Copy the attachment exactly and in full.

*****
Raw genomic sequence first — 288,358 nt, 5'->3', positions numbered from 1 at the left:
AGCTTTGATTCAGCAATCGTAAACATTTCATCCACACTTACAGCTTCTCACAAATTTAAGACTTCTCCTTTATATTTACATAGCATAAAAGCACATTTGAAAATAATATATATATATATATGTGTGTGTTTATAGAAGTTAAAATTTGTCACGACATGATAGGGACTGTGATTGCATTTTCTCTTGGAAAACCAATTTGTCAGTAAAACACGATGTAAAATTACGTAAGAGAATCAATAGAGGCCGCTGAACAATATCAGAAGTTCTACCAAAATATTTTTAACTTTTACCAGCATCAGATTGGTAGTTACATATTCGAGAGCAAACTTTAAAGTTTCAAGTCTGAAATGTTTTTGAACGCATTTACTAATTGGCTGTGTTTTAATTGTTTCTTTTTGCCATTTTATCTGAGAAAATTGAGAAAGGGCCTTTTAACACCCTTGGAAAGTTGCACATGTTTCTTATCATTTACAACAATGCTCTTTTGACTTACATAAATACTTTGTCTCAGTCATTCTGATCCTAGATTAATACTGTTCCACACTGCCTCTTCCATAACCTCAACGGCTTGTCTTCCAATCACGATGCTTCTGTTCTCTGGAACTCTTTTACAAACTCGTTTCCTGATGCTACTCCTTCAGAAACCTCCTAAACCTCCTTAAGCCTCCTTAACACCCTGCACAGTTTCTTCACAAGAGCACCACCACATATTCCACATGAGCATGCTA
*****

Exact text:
Raw genomic sequence first — 288,358 nt, 5'->3', positions numbered from 1 at the left:
AGCTTTGATTCAGCAATCGTAAACATTTCATCCACACTTACAGCTTCTCACAAATTTAAGACTTCTCCTTTATATTTACATAGCATAAAAGCACATTTGAAAATAATATATATATATATATGTGTGTGTTTATAGAAGTTAAAATTTGTCACGACATGATAGGGACTGTGATTGCATTTTCTCTTGGAAAACCAATTTGTCAGTAAAACACGATGTAAAATTACGTAAGAGAATCAATAGAGGCCGCTGAACAATATCAGAAGTTCTACCAAAATATTTTTAACTTTTACCAGCATCAGATTGGTAGTTACATATTCGAGAGCAAACTTTAAAGTTTCAAGTCTGAAATGTTTTTGAACGCATTTACTAATTGGCTGTGTTTTAATTGTTTCTTTTTGCCATTTTATCTGAGAAAATTGAGAAAGGGCCTTTTAACACCCTTGGAAAGTTGCACATGTTTCTTATCATTTACAACAATGCTCTTTTGACTTACATAAATACTTTGTCTCAGTCATTCTGATCCTAGATTAATACTGTTCCACACTGCCTCTTCCATAACCTCAACGGCTTGTCTTCCAATCACGATGCTTCTGTTCTCTGGAACTCTTTTACAAACTCGTTTCCTGATGCTACTCCTTCAGAAACCTCCTAAACCTCCTTAAGCCTCCTTAACACCCTGCACAGTTTCTTCACAAGAGCACCACCACATATTCCACATGAGCATGCTA